Most of us can no longer imagine world without social media, but this has brought a number of new responsibilities for companies, for example: webcare. But what is it webcare actually? And what is the best way to use webcare? Let’s find out!
Due to the emergence of social media, more and more platforms have been created where people can share their thoughts and opinions: they can share information and experiences but can provide feedback as well. In this way, social media empowers consumers to influence other consumers’ purchase decisions. One of the ways consumers interaction happens via social media is through brand-generated platforms or consumer-generated platforms. The first is created by the company itself (e.g., brand’s official Facebook page) and the second is created by members of the general public (e.g., Volkswagen car owners club) and includes any form of online content created and consumed by users (Kim and Johnson, 2016). Those interactive Internet platforms have resulted in a loss of control for companies, since consumers are more empowered to voice their ideas and reach a large audience. Hence, this is where webcare becomes important: “the act of engaging in online interactions with (complaining) consumers by actively searching the web to address consumer feedback”.
What is webcare?
To simplify, webcare is the act of responding to questions, feedback and complaints on social media. On the before mentioned platforms everyone can post whatever they want, which can be fun (“Thanks for the PERFECT service!”), but challenging as well (“Already the 10th time my order goes wrong @$^(#@&*@!”). These interactions are commonly referred to as consumer engagement: “consumers non-transactional interactions with a brand or with other consumers in a brand context”. This engagement can be active, when consumers contribute to or create brand-related content, or passive, when brand-related is merely consumed, where active engagement strongly influences the attitudes of those who observe the created content. Besides some downsides, these platforms provide benefits for a company as well. Because, they have enabled them to engage their consumers more, and even better: they have the power to convert these consumers into fans and therefore to passionate and loyal customers.
How to use webcare?
Schamari and Schafers (2015) investigated how brands can use webcare on consumer-generated platforms to increase positive consumer engagement and have come to a number of conclusions. For the study, 188 participants were exposed to an online message in which a consumer expressed his or her satisfaction with a car brand. Half of the people observed a webcare respons from the car brand in which the writer was thanked for the compliment. The other half of the people did not see a webcare reaction. These messages were either shown on a platform managed by the car brand itself (a branded Facebook page) or on a platform managed by consumers themselves (a consumer forum).
The results show an increase in engagement intention when organizations respond to online compliments. People are more willing to share positive information, make recommendations or participate in online conversations when they read a ‘thank you’ message as response to a positive WOM message. These results are particularly visible when the message is shown on a consumer platform. This is explained by the so-called surprise effect. Consumers do not expect to receive a response to a platform that has been set up for and by consumers. So on, the surprise is greater when a brand thanks them kindly for the online compliment. The surprise effect was not present on the platform of the brand itself, because it is more obvious to get a response on a compliment on branded channels. Furthermore, the design of webcare is important, especially humanization. Particularly, personal webcare is more effective than impersonal webcare in driving consumer engagement intentions, which is explained by consumers’ perception of a brand’s conversational communication style. An example of a company (Transavia) that uses all these elements on a consumer-generated platform can be seen below.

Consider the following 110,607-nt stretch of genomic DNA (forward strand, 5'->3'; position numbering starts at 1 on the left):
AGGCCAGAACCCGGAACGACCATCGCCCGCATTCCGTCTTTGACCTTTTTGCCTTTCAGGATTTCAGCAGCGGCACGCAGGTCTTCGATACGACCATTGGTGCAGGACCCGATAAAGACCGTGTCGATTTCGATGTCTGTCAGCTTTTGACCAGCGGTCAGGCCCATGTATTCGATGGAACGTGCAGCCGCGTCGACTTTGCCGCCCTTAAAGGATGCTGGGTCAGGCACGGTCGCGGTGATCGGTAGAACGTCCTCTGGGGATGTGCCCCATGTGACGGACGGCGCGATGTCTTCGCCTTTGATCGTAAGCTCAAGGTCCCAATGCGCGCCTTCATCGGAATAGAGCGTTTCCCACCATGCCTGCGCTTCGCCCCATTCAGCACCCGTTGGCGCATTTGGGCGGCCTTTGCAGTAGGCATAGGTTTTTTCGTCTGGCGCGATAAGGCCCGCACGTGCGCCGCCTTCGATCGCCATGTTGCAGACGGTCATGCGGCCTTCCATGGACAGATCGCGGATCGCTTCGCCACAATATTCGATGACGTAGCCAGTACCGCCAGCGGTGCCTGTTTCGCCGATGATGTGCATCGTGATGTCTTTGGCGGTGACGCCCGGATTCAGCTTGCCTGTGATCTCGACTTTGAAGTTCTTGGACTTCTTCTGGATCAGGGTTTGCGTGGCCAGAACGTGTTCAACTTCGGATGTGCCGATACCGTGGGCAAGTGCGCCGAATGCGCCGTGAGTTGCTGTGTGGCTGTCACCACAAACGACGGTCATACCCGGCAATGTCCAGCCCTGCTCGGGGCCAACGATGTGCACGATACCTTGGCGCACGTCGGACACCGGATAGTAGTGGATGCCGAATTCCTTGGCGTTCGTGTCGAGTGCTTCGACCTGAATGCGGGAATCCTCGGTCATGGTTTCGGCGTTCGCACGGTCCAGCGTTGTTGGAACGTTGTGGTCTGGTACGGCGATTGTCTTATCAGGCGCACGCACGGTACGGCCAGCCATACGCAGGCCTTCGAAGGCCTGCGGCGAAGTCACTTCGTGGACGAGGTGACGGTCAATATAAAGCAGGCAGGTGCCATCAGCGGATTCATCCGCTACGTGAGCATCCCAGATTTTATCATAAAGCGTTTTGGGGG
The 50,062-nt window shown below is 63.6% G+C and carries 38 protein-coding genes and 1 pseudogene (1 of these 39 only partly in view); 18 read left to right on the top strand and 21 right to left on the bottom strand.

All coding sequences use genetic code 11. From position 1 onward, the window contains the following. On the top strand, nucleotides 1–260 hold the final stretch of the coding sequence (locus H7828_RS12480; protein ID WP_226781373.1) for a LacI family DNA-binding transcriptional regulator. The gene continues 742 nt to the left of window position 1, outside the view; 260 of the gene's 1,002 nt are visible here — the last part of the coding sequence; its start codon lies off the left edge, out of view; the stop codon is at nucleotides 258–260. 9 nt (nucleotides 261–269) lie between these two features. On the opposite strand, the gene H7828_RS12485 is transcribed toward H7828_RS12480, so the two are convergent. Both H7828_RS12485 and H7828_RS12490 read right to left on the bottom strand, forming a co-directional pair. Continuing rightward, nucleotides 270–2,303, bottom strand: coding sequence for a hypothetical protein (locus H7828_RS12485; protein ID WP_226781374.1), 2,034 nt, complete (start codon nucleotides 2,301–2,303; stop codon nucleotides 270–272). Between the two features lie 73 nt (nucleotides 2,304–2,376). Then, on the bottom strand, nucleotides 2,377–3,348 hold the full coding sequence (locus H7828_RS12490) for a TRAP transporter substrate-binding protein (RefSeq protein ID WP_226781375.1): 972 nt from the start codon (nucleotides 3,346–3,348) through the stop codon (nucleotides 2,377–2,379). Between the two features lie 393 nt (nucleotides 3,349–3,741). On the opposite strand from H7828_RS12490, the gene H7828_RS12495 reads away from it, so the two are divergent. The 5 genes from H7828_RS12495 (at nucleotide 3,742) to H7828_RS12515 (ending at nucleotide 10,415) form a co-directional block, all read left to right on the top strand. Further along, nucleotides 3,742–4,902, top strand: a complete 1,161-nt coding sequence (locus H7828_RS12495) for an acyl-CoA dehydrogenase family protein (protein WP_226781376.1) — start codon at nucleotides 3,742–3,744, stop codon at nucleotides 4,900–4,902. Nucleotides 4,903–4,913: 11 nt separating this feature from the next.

One of the strengths of this research is that the authors focused on the effectiveness of webcare as response to positive consumer engagement, which has not been given much attention in the literature. Furthermore, the practical contribution of this research could be valuable for companies, because they could make use of the results to increase positive customer engagement. They could do this by responding to compliments on consumer-generated platforms in a personal way. To make the message as personal as possible, using someone’s real name instead of the brand name is a great start, but it could be valuable to look at the content of the responded message as well, which is not included in this research. Thus, it is clear that responding to positive messages is important, but further research should look at the added value of content in personalized messages and the effect on customer engagement as well.
Angella J. Kim and Kim K.P. Johnson. (2016). Power of consumers using social media. Computers in Human Behavior.
Schamari, Julia & Schaefers, Tobias. (2015). Leaving the Home Turf: How Brands Can Use Webcare on Consumer-generated Platforms to Increase Positive Consumer Engagement. Journal of Interactive Marketing.